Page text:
I’d like to take a poll to see how many people thought that gas prices would never get higher than last summer where some areas around the country nearly topped out at $5.00 a gallon and for several weeks consumers in the South couldn’t even get gas.
Can you say deja vu? According to the Nebraska Ethanol Board, nationally gas prices have risen almost every day for the last 42 days. Several analysts expect that a return to $100 oil and $4.00 gas isn’t too far behind. Extremists predict that we could see $200 barrel of oil before the end of the year.
By now, you’d think that people would realize that ethanol helps consumers save money at the pump. Last summer, an Iowa State University study demonstrated that ethanol helped consumers save on average $500 per year.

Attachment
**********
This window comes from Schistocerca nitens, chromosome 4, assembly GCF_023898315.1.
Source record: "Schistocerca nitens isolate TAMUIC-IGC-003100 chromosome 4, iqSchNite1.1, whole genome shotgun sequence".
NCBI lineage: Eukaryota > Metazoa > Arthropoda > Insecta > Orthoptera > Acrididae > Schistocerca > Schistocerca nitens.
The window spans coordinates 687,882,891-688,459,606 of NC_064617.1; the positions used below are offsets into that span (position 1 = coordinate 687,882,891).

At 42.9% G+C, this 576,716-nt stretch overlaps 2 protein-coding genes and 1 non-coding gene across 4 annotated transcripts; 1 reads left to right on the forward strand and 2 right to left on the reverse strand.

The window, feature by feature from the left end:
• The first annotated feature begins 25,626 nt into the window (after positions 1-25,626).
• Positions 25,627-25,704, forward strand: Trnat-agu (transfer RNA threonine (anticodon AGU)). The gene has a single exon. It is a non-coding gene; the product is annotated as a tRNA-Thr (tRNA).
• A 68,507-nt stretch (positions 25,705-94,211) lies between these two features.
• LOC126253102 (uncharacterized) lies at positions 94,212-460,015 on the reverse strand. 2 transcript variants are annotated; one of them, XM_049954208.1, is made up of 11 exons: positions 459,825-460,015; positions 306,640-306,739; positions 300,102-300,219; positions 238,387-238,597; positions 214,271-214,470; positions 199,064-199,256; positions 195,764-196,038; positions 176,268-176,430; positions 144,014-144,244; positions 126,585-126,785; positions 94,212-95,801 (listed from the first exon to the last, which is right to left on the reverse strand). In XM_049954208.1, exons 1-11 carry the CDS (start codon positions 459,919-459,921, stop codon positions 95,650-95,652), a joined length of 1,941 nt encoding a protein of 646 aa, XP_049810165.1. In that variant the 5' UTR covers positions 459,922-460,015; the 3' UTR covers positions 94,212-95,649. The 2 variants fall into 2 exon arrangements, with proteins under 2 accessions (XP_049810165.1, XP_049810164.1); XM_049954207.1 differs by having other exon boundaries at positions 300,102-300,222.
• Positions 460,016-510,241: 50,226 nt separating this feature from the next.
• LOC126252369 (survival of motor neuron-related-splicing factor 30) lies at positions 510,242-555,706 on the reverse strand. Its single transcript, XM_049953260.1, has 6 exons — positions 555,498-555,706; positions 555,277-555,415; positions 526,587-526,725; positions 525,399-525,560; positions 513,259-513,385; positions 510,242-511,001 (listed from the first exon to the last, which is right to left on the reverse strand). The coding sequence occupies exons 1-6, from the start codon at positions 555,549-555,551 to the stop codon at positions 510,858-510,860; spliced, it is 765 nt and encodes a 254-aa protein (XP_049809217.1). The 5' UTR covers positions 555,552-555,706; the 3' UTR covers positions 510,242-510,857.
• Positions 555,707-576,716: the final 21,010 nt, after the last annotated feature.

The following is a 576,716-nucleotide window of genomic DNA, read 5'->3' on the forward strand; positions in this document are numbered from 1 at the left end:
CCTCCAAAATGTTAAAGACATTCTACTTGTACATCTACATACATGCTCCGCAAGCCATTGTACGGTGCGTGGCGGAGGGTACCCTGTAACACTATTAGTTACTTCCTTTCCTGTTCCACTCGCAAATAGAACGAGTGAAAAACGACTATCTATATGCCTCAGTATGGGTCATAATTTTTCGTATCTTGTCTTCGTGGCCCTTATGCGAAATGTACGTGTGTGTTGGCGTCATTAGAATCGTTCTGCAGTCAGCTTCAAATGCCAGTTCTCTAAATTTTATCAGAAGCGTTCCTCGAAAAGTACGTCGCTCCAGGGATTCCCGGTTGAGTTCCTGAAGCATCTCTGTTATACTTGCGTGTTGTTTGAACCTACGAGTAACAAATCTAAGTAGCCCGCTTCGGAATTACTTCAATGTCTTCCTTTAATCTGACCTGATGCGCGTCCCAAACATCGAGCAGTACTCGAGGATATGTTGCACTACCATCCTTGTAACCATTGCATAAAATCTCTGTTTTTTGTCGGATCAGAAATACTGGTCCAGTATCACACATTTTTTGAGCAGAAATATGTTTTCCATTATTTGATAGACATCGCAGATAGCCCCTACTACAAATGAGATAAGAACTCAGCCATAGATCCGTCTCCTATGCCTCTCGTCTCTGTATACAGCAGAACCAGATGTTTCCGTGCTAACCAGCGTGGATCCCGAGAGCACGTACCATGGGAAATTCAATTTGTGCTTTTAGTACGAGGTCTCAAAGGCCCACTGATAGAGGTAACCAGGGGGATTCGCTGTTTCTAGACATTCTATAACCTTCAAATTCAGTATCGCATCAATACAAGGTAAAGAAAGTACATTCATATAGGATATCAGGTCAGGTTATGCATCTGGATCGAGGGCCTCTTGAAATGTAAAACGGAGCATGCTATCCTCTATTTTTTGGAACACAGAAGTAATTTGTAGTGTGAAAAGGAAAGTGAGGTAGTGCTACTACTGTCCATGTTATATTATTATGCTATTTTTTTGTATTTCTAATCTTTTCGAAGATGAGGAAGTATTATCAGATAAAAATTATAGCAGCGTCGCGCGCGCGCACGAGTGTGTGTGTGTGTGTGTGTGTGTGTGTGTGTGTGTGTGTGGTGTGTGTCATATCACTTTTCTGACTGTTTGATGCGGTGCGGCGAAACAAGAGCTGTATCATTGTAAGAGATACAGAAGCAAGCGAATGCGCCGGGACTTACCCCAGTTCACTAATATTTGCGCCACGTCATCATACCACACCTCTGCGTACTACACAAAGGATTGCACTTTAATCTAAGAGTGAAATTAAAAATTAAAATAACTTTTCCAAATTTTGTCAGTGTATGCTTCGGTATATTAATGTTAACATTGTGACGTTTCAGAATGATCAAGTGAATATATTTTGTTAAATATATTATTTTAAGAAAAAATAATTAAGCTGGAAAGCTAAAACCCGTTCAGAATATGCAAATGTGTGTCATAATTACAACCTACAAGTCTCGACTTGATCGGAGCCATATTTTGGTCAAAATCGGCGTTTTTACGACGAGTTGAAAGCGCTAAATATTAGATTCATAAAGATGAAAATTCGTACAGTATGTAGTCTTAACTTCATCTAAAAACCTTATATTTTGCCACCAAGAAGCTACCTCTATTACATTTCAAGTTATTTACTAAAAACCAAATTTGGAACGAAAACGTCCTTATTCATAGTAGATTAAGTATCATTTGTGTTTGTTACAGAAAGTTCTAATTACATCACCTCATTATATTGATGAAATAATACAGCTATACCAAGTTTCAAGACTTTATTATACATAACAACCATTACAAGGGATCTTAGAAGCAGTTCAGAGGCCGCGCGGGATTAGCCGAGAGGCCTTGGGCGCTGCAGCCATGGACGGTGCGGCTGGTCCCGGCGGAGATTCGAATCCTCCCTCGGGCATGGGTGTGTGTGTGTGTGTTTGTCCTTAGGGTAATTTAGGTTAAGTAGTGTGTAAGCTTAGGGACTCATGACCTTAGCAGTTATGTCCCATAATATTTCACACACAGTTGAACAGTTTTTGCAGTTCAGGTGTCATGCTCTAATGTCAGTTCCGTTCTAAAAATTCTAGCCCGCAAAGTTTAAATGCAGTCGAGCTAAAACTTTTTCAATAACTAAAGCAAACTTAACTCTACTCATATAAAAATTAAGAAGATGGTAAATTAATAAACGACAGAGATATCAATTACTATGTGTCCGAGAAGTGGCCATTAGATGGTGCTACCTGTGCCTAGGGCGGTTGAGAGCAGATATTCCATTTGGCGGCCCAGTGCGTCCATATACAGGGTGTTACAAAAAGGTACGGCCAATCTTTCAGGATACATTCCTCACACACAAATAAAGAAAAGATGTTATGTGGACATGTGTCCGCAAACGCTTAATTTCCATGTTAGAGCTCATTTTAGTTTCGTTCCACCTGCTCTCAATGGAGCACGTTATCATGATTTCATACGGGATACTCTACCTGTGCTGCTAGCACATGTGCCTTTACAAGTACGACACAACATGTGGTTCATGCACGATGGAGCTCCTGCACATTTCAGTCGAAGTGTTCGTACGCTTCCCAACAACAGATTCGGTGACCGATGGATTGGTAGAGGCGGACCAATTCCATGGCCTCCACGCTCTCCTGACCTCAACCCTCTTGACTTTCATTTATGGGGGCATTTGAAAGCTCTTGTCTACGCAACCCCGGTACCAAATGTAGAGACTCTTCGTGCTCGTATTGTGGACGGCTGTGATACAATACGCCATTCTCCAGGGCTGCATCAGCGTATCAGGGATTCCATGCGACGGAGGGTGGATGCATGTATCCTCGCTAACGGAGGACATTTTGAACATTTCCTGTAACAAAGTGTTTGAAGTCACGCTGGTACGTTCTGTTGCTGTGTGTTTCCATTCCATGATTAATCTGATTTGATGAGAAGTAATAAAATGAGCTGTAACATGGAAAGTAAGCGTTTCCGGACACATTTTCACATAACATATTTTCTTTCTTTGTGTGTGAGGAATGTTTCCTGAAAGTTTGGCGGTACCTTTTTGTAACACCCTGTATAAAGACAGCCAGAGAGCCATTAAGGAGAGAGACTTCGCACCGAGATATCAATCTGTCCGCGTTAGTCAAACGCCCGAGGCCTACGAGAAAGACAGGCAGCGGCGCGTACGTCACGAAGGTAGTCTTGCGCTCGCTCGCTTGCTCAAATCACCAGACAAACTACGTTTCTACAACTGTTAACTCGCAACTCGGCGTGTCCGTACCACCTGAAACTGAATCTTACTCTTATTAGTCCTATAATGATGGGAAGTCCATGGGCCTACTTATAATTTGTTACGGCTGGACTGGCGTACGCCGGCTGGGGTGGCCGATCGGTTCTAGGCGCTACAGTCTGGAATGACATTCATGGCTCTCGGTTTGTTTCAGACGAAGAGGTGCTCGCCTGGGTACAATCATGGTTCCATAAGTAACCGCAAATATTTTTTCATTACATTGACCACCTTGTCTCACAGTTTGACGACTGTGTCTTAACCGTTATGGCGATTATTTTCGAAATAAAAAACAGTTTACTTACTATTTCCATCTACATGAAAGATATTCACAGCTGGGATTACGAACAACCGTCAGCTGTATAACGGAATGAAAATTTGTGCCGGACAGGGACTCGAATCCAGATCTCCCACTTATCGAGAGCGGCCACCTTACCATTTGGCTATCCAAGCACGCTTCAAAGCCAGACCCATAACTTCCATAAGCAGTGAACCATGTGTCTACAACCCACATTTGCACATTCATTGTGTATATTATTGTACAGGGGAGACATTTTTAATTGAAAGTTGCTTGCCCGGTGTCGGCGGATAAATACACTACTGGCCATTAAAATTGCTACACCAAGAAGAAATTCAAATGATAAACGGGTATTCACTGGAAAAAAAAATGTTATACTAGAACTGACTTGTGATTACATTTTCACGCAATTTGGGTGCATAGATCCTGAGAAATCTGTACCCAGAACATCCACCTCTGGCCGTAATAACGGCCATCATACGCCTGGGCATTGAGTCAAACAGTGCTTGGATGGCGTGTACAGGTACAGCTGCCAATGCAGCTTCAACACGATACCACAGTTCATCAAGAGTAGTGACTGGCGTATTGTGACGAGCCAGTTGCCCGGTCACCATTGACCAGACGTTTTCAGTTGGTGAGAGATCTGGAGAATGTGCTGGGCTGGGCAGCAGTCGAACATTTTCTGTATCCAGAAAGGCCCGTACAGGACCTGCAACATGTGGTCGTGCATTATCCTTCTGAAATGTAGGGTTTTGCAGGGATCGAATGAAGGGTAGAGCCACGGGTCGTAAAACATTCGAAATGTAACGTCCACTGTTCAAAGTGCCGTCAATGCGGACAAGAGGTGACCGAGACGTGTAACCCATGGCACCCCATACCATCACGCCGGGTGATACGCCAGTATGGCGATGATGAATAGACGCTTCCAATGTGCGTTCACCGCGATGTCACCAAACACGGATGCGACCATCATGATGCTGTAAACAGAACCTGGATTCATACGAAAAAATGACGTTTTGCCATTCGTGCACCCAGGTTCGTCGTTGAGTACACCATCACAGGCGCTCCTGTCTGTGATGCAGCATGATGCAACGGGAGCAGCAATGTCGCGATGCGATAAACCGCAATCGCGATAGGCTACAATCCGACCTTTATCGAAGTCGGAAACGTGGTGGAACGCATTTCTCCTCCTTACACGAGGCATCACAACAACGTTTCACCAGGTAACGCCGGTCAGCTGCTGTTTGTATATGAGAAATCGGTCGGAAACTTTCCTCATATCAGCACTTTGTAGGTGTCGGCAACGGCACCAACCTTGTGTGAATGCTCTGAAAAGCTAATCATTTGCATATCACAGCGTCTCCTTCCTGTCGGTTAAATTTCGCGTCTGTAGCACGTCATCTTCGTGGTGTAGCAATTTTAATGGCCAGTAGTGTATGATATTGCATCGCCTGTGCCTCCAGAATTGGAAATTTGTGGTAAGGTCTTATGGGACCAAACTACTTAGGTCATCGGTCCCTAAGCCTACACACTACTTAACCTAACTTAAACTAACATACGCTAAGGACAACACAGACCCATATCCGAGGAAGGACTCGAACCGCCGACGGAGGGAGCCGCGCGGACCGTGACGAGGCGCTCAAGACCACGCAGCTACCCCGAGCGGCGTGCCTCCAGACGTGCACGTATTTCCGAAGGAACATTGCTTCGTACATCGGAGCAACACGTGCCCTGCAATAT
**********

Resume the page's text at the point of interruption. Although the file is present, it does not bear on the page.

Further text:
Todd Sneller, administrator of the Nebraska Ethanol Board, notes that Nebraska drivers have already saved over $4.5 million in 2009 by buying E10. “If all the fuel sold in Nebraska in the past five years was E85, Nebraskans would have saved $2.6 billion.”
Since energy is tied so closely to our economy many economists are speculating that this steady rise in oil prices could prolong America’s recession. At the beginning of the month, OPEC’s Abdullah al-Badri told attendees at the Global Energy Summit that the price of crude oil needed to be much higher. OPEC intends to do this through modifying production quotas and shutting down oil refineries “until the surplus is depleted”. Demand for oil and gas has dropped 2.6 million barrels per day worldwide.
As people begin to trim their budgets to offset the higher fuel prices, you’d think they would send Big Oil a message that, “we’re not going to take it”.
Nebraska Ethanol Board chair Mike Thede sums it up, “We can invest in alternative, renewable, inexpensive fuels like ethanol, or we can continue the billion-dollar giveaway to Big Oil.”